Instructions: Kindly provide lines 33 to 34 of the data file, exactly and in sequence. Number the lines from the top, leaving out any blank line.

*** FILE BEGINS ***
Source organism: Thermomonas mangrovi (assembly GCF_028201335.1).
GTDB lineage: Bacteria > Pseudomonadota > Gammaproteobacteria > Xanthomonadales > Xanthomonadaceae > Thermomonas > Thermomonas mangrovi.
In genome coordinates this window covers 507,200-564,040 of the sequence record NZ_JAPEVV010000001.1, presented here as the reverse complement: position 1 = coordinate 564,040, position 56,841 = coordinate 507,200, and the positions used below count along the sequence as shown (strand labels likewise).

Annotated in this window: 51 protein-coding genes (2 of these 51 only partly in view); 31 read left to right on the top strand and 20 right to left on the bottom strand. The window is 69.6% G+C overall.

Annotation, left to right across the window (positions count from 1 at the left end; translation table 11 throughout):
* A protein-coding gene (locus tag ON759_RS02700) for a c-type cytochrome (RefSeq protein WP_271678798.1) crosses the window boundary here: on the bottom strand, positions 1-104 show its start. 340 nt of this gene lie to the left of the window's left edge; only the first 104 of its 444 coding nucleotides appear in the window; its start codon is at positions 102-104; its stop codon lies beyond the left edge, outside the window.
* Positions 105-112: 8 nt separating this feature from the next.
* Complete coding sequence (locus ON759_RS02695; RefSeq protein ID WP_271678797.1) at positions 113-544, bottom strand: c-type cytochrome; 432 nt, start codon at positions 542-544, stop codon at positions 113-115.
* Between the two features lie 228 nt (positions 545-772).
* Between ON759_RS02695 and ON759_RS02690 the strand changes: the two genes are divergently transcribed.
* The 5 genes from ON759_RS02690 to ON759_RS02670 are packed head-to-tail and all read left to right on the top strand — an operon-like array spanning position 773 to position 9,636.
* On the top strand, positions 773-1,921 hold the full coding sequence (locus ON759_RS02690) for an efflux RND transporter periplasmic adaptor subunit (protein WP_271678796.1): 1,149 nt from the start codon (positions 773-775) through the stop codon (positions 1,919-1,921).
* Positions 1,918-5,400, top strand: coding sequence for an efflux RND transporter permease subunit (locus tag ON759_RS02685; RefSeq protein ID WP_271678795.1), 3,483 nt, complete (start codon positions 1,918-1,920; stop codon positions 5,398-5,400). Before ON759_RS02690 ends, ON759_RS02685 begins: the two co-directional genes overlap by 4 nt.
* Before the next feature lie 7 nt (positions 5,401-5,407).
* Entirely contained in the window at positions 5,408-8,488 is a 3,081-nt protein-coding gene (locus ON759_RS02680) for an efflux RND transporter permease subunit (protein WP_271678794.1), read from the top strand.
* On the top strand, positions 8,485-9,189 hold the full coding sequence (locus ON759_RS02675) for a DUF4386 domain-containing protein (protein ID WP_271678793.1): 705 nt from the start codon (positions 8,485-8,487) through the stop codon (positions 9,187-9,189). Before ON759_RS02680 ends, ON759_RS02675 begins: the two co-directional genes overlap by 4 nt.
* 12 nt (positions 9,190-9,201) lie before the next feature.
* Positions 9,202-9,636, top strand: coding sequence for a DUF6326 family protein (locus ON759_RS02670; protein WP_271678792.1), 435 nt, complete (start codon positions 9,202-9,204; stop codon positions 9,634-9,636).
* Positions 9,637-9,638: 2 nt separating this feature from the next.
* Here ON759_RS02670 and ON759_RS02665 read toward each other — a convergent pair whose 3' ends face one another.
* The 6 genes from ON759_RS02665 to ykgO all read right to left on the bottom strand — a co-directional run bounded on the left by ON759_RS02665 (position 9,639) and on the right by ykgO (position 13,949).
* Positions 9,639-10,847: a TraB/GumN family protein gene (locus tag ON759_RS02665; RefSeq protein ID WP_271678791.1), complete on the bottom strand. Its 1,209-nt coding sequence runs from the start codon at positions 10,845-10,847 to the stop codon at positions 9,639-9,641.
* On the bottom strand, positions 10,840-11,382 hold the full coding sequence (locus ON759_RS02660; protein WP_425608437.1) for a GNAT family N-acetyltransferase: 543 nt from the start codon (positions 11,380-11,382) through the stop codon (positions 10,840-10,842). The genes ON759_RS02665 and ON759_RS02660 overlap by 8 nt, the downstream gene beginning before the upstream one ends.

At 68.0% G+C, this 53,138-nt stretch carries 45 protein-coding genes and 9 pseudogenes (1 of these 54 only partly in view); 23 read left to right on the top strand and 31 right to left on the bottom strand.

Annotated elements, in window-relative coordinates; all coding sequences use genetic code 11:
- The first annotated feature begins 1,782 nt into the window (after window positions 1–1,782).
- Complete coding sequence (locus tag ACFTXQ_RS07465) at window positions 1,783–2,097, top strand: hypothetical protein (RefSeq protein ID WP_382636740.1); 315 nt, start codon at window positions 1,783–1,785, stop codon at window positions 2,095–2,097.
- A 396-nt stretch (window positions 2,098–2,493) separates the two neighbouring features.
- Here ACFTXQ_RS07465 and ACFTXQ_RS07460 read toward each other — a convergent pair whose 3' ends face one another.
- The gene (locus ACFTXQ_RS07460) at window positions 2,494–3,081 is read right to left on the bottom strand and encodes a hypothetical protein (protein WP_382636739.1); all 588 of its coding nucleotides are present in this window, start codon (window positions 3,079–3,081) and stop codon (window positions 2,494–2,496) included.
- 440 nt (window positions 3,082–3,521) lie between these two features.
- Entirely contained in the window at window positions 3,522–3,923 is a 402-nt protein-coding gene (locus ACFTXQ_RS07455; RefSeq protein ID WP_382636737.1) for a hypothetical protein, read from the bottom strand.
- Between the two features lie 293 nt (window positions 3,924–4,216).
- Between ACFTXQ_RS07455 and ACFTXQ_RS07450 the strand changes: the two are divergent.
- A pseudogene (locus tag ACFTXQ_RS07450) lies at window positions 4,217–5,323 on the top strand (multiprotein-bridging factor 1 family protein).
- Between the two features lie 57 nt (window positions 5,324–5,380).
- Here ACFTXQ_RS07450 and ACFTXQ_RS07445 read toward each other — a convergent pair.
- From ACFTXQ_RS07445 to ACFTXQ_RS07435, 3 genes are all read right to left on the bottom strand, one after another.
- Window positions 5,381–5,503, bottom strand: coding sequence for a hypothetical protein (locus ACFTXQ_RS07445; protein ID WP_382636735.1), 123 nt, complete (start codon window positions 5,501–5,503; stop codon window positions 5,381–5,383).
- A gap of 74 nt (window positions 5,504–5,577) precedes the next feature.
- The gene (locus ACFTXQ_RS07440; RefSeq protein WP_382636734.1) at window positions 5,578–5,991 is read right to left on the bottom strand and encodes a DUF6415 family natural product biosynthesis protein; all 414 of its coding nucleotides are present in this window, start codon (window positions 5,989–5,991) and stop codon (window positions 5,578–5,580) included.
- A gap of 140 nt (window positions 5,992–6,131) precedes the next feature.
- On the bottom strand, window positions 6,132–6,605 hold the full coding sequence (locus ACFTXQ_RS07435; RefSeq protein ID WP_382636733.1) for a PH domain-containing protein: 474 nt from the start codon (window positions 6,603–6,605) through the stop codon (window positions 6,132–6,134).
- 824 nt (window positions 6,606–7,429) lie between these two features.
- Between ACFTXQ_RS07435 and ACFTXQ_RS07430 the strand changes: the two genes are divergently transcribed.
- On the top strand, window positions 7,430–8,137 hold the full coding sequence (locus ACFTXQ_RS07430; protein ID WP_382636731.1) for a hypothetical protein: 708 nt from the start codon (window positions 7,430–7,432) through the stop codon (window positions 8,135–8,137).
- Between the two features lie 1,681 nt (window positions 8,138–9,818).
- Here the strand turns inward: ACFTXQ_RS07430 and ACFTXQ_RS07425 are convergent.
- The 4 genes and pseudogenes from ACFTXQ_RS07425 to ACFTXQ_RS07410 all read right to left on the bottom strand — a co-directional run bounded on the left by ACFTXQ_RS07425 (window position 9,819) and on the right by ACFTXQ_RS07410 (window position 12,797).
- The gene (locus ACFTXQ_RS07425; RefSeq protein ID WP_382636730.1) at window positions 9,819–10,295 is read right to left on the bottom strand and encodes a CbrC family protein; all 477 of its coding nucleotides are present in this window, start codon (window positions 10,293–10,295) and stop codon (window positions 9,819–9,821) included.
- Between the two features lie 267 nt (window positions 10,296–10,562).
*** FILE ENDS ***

- Between the two features lie 293 nt (window positions 3,924–4,216).
- Between ACFTXQ_RS07455 and ACFTXQ_RS07450 the strand changes: the two are divergent.